(CNN) -- Police in China have rescued twin baby girls allegedly sold by a maternity doctor, bringing the number of infants recovered from the suspected trafficking ring to three, state media reported.
They are to return them to their parents Saturday.
The provincial government in Shaanxi, northwest China, announced the twin's rescue Thursday, the state-run China Daily reported. The parents, mother Wang Yanyan and father Qi Kunfeng, of Dongcheng village, Fuping County, were scheduled to reunite with their children Saturday.
Police had earlier recovered a baby boy allegedly sold by the same obstetrician to traffickers, and reunited him with his parents Monday.
The doctor allegedly at the center of the scandal is Zhang Shuxia, deputy director of the maternity department of the Fuping County Maternal and Child Health Care Hospital, reported state-run CCTV.
Since news of the scandal broke, police have received reports of 55 similar cases from local residents, including 26 cases pointing to Zhang, China Daily reported. Police launched investigations into five of the reported cases, and Zhang was detained on suspicion of human trafficking.
The parents of the allegedly trafficked twins told CNN that after Wang gave birth at the hospital on May 29, Zhang convinced them to give up the children, telling them that the girls had serious health issues.
"The doctor was pretending to be very anxious, telling me that my babies have congenital problems. She said the twins would be brain damaged or paralyzed," Wang said.
The couple never saw their children after the birth, they said.
"I insisted on seeing the babies, but she wouldn't let me," said Wang. They trusted Zhang. "I never suspected that she was selling my babies, because she was a family friend," she said.
The twins' father, Qi, told CNN that the loss of the children had a profound impact on the couple.
"Every night for two months my wife would cry, and she couldn't eat from worry."
Of Zhang, his former friend, he said: "I think she is evil. She is a terrible person."
"We trusted her so much. How could she be so cruel to sell our babies?"
First baby returned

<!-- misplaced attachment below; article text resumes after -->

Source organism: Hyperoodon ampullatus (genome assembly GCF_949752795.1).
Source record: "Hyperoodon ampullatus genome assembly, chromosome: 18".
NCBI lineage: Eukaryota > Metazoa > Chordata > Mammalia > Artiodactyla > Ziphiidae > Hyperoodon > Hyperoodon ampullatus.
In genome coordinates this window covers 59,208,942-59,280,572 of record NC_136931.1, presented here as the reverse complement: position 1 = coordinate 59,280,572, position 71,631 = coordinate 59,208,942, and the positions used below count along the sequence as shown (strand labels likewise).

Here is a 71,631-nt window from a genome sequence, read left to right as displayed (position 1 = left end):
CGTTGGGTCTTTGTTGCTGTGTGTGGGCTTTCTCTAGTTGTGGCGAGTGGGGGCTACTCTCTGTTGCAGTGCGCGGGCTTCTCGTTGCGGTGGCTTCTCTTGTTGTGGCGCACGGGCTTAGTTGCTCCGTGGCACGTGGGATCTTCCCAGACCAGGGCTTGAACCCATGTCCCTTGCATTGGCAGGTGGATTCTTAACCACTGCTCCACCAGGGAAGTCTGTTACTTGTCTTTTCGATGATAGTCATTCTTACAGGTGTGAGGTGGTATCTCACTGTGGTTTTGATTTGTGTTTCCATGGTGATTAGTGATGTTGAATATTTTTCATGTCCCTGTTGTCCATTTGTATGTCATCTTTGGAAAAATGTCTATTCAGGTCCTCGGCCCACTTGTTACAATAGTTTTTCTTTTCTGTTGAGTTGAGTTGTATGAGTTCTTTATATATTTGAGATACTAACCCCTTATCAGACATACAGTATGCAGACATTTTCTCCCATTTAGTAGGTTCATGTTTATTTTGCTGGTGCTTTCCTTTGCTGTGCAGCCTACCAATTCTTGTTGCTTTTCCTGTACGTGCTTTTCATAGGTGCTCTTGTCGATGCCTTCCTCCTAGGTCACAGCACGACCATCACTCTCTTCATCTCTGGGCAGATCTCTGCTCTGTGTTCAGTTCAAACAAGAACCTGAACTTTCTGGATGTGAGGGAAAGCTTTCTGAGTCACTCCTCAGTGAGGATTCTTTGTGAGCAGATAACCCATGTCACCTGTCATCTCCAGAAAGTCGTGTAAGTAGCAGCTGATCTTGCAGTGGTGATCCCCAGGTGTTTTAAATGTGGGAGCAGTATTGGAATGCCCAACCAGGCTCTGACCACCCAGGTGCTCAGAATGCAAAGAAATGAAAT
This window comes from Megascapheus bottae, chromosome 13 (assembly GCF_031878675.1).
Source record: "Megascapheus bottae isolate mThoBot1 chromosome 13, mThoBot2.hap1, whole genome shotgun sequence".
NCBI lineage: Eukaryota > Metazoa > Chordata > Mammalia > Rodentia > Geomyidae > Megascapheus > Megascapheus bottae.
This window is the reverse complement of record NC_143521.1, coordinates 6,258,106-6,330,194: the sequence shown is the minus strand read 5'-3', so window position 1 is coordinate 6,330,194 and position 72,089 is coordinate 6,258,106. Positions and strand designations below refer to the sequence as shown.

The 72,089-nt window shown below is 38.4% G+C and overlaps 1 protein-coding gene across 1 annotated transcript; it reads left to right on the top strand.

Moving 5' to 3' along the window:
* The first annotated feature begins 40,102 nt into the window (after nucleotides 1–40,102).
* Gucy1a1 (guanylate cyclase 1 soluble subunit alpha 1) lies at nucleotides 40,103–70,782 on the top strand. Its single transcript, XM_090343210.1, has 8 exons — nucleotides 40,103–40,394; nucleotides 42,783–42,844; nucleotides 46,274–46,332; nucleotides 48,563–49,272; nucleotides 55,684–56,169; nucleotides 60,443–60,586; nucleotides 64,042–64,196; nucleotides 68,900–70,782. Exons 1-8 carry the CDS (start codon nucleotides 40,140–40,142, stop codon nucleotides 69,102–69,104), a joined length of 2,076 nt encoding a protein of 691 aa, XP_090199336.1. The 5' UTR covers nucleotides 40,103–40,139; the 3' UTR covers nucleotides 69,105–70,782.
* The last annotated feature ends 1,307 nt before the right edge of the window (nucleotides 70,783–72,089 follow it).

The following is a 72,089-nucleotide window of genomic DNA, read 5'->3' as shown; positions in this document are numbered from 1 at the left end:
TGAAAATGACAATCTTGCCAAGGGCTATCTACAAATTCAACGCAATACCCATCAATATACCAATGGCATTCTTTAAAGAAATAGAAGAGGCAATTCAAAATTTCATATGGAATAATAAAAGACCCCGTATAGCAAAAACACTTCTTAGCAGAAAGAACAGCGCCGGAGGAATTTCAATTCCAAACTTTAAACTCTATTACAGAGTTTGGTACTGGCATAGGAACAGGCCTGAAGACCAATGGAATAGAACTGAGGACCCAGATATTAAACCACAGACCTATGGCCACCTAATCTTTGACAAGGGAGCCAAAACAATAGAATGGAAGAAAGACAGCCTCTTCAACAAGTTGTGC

Authorities returned the first rescued baby Monday to his parents, who were overcome by emotion. Its identity was confirmed through DNA testing. As family members wept, the parents knelt to thank police for recovering their son, the state-run China Daily reported.
Fuping County authorities said Zhang sold the baby boy for 21,600 yuan ($3,527) on July 17, the day after he was born. The baby was then sold two more times in ten days' time.
Police said Zhang told the child's parents, Dong Shanshan and Lai Guofeng, that their son had contracted syphilis through the mother, and convinced them to surrender the boy into her care, reported the state-run People's Daily.
But the mother subsequently tested negative for syphilis and grew suspicious. She went to the police. The infant was found Sunday in a good condition in a town in neighboring Henan Province.
Most of the affected families hailed from the same village as Zhang and her mother, CCTV reported.
Zhang made false claims that the children had serious ailments, from heart problems and cerebral palsy to missing genitals, to convince parents to part with their babies.
Another couple from the area told CCTV Zhang had convinced them to give up their baby son at the hospital in 2008, after telling them shortly after the birth that the infant had stopped breathing.
"The whole delivery was around 10 minutes, natural birth. And then she came out and told me that the baby wasn't breathing," recalled Dong Pengfei, the father. "I was overwhelmed by that time, and I didn't have second thoughts. But after that I've been thinking why she would refer to it as a 'kid' if it wasn't breathing."
"I couldn't stop crying ever since I gave birth to my boy," his wife told CCTV. "I feel like crying when I see kids from other families."
Two government officials and three hospital officials have sacked over the scandal, according to the state-run Xinhua news agency. China's state health commission has called for severe punishment for those involved.
A CNN crew was tailed by officials and told to stay away from local residents while reporting the story.